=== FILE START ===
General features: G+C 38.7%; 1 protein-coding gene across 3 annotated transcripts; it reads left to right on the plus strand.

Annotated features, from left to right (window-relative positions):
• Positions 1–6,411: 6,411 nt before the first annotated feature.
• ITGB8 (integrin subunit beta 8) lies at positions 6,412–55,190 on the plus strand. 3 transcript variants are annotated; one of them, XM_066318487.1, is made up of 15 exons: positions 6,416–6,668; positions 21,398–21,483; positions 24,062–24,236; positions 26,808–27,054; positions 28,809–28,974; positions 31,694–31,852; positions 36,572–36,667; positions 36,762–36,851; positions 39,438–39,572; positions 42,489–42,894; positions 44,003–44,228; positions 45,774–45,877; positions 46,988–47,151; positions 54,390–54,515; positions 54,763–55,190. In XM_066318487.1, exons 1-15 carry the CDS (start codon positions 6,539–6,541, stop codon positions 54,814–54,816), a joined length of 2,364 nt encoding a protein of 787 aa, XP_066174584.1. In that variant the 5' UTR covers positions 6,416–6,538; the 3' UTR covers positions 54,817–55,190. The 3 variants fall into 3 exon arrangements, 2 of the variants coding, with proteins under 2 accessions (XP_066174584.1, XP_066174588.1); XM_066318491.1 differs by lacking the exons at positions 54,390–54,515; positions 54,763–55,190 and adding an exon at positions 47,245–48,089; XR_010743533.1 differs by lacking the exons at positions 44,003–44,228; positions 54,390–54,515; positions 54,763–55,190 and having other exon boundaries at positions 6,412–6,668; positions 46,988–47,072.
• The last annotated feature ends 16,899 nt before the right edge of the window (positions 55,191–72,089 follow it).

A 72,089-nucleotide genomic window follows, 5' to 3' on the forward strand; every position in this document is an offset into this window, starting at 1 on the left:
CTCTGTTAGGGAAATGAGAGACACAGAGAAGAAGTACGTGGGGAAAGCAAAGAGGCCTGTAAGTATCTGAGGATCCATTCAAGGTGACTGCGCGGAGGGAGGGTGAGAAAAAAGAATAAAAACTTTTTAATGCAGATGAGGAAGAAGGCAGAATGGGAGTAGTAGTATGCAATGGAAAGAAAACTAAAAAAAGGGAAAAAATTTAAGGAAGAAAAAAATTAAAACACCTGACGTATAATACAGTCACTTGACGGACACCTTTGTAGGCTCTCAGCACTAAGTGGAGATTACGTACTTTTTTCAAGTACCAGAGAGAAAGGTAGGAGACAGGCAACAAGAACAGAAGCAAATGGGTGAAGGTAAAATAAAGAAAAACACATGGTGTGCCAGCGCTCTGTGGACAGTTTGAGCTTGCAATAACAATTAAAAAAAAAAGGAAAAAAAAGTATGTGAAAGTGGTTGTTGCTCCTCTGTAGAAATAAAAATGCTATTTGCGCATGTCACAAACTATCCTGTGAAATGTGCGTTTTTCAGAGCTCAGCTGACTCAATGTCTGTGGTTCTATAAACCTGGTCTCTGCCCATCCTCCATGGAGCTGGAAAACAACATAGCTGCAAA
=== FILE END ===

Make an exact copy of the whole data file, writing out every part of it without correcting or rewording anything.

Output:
General features: G+C 38.7%; 1 protein-coding gene across 3 annotated transcripts; it reads left to right on the plus strand.

Annotated features, from left to right (window-relative positions):
• Positions 1–6,411: 6,411 nt before the first annotated feature.
• ITGB8 (integrin subunit beta 8) lies at positions 6,412–55,190 on the plus strand. 3 transcript variants are annotated; one of them, XM_066318487.1, is made up of 15 exons: positions 6,416–6,668; positions 21,398–21,483; positions 24,062–24,236; positions 26,808–27,054; positions 28,809–28,974; positions 31,694–31,852; positions 36,572–36,667; positions 36,762–36,851; positions 39,438–39,572; positions 42,489–42,894; positions 44,003–44,228; positions 45,774–45,877; positions 46,988–47,151; positions 54,390–54,515; positions 54,763–55,190. In XM_066318487.1, exons 1-15 carry the CDS (start codon positions 6,539–6,541, stop codon positions 54,814–54,816), a joined length of 2,364 nt encoding a protein of 787 aa, XP_066174584.1. In that variant the 5' UTR covers positions 6,416–6,538; the 3' UTR covers positions 54,817–55,190. The 3 variants fall into 3 exon arrangements, 2 of the variants coding, with proteins under 2 accessions (XP_066174584.1, XP_066174588.1); XM_066318491.1 differs by lacking the exons at positions 54,390–54,515; positions 54,763–55,190 and adding an exon at positions 47,245–48,089; XR_010743533.1 differs by lacking the exons at positions 44,003–44,228; positions 54,390–54,515; positions 54,763–55,190 and having other exon boundaries at positions 6,412–6,668; positions 46,988–47,072.
• The last annotated feature ends 16,899 nt before the right edge of the window (positions 55,191–72,089 follow it).

A 72,089-nucleotide genomic window follows, 5' to 3' on the forward strand; every position in this document is an offset into this window, starting at 1 on the left:
CTCTGTTAGGGAAATGAGAGACACAGAGAAGAAGTACGTGGGGAAAGCAAAGAGGCCTGTAAGTATCTGAGGATCCATTCAAGGTGACTGCGCGGAGGGAGGGTGAGAAAAAAGAATAAAAACTTTTTAATGCAGATGAGGAAGAAGGCAGAATGGGAGTAGTAGTATGCAATGGAAAGAAAACTAAAAAAAGGGAAAAAATTTAAGGAAGAAAAAAATTAAAACACCTGACGTATAATACAGTCACTTGACGGACACCTTTGTAGGCTCTCAGCACTAAGTGGAGATTACGTACTTTTTTCAAGTACCAGAGAGAAAGGTAGGAGACAGGCAACAAGAACAGAAGCAAATGGGTGAAGGTAAAATAAAGAAAAACACATGGTGTGCCAGCGCTCTGTGGACAGTTTGAGCTTGCAATAACAATTAAAAAAAAAAGGAAAAAAAAGTATGTGAAAGTGGTTGTTGCTCCTCTGTAGAAATAAAAATGCTATTTGCGCATGTCACAAACTATCCTGTGAAATGTGCGTTTTTCAGAGCTCAGCTGACTCAATGTCTGTGGTTCTATAAACCTGGTCTCTGCCCATCCTCCATGGAGCTGGAAAACAACATAGCTGCAAA